Portrait with a wide angle lens 2

Artist Pat Corbin Chao–works on her landscape of the fishing pier at Lake Evans. I used just a reflector to direct the light down towards the palette and her canvas. See this picture from my student Erika Garcia taken from the  reverse angle.

Our 2nd artist Pat Corbin Chao set up to work closer to the lake but still within our immediate vicinity.

At this time of the day, about 7 pm, the sun was almost below the horizon.

But there was still a lot of light because of the mirror-like quality  from the water of Lake Evans.

The very warm and directional light gives everything a nice gold glow.

#1 A High Viewpoint–Not necessarily the best viewpoint, but it does take away the distractions in the parking lot. Using the  ground for my background from this angle is an option.

#2 The other angle–Standing up and shooting at normal eye level you can see how the wide angle lens introduces a lot of the scene especially on the right . Distractions like the white rock and the people on the right are creeping in. They are hard to ignore because they are lit and so their tones are lighter. Anything lighter than Pat’s face especially at the edges draws the viewer’s eye from Pat, my subject.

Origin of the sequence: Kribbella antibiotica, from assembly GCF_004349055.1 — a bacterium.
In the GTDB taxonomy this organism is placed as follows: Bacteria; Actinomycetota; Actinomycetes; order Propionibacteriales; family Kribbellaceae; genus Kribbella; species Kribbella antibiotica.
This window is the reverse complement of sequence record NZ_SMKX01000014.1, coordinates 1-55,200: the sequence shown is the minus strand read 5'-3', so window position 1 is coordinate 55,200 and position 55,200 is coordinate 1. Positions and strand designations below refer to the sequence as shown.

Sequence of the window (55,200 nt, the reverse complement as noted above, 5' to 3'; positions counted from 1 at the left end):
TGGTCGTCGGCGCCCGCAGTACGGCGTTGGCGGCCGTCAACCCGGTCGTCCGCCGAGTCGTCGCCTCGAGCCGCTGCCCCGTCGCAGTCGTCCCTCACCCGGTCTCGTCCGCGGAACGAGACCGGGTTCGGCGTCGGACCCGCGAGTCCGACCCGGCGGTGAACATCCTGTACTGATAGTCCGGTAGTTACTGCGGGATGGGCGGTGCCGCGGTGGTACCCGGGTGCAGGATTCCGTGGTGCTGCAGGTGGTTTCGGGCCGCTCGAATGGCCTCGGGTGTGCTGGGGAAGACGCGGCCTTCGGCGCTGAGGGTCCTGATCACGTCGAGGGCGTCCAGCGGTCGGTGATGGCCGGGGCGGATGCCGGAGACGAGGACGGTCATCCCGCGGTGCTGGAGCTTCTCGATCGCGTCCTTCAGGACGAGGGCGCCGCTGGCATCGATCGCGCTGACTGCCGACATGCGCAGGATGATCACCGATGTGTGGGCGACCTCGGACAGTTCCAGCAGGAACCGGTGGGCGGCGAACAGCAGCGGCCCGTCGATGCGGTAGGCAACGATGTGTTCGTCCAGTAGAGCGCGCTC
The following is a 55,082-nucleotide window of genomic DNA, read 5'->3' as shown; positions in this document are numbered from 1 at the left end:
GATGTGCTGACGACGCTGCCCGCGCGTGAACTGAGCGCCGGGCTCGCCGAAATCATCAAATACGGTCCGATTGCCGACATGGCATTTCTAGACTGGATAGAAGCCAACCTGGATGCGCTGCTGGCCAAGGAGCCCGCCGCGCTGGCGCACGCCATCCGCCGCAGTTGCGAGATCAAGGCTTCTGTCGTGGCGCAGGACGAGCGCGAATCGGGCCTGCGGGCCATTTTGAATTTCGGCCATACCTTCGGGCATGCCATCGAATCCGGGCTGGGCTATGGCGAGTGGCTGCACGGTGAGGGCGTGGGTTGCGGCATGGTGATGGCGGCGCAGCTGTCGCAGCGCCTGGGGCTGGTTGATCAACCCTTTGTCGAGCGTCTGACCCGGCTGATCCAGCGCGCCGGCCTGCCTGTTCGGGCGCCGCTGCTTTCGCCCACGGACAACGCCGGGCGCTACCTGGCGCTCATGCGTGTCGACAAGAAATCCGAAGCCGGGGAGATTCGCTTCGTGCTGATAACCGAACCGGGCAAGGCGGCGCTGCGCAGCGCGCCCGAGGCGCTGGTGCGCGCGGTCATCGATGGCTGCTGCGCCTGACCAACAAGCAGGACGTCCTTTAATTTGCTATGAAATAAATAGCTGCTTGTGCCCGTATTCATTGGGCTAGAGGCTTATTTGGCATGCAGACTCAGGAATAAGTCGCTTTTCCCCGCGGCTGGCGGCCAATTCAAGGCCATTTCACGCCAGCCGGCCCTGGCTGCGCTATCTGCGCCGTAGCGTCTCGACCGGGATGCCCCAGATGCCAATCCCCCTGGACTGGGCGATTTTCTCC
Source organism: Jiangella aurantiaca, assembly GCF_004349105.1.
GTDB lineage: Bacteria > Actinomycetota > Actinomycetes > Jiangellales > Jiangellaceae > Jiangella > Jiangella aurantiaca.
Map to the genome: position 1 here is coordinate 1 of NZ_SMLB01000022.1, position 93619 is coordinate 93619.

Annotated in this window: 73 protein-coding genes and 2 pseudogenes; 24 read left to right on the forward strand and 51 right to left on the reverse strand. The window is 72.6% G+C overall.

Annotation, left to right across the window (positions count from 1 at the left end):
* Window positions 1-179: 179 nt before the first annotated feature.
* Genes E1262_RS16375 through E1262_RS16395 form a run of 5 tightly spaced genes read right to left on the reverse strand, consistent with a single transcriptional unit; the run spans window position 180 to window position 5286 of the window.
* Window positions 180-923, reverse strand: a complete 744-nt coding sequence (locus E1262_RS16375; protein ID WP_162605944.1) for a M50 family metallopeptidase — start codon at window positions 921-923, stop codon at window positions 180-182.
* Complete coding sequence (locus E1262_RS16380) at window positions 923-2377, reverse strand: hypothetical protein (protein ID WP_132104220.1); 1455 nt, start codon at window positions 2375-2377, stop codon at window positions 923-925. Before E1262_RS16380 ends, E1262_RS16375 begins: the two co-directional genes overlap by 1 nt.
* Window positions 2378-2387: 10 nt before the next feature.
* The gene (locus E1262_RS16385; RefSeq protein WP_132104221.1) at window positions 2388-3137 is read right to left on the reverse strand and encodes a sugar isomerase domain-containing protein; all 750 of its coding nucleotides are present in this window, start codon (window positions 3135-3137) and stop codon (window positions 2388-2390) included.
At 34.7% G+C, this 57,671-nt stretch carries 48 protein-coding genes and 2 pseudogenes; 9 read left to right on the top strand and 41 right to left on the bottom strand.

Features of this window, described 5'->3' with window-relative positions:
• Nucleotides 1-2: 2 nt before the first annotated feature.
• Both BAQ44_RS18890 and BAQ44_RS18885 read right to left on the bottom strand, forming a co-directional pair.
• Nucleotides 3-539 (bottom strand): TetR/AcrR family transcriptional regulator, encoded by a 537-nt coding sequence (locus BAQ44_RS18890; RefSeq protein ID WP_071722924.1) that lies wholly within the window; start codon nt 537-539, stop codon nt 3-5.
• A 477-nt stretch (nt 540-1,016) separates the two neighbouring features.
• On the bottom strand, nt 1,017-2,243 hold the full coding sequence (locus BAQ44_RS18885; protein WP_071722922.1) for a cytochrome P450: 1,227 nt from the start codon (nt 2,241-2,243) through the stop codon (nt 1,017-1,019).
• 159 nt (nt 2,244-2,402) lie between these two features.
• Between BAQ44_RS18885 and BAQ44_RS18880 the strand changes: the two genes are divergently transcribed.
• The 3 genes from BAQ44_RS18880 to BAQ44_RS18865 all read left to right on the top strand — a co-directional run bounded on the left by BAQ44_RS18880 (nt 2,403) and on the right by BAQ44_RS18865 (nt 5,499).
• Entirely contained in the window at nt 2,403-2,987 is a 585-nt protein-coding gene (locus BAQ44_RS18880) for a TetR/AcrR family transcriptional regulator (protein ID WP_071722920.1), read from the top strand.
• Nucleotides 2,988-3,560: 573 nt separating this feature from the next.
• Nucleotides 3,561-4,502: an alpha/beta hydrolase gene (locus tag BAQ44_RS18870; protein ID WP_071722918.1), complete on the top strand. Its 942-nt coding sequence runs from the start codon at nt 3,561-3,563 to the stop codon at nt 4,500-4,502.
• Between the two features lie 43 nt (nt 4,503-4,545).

#3 Closing in–Again, as in the case of Sharon’s picture, I moved in closer to make Pat more prominent and effectively cropping out the distraction of the people and the rocks on the right. Take a look at what my student Kathrine Johnson saw from the  reverse angle.

#4 A Minor Adjustment–After I got a student to hold a reflector to bring back the detail in the Pat’s artwork, I still noticed an unsightly gap in my composition. It’s no different from shooting a still life in a way. Since this is a portrait, I get to take control and arrange the various elements. Looking at the dead space. I had Pat move the palette so that it filled the void. Compare it to the final image.

Happy Mother’s Day to all you ladies reading this.

My favorite quote that has the word mother in it is:

He Who Doesn’t Travel Thinks His Mother is the Only Cook

A final note about portraiture. I can’t emphasize enough the need to establish a rapport with your subject. Obviously I didn’t shoot a lot because this was a demonstration.

I always find it very difficult to give my undivided attention, which is what’s needed, to my subject when I’m teaching.

There’s always room for improvement. When you say there is none, then you’re deluding yourself. Exactly what would I work on once I got the framing and composition of Sharon and Pat?

I would spend more time talking with them to get as pleasant an expression or smile that I can out of them.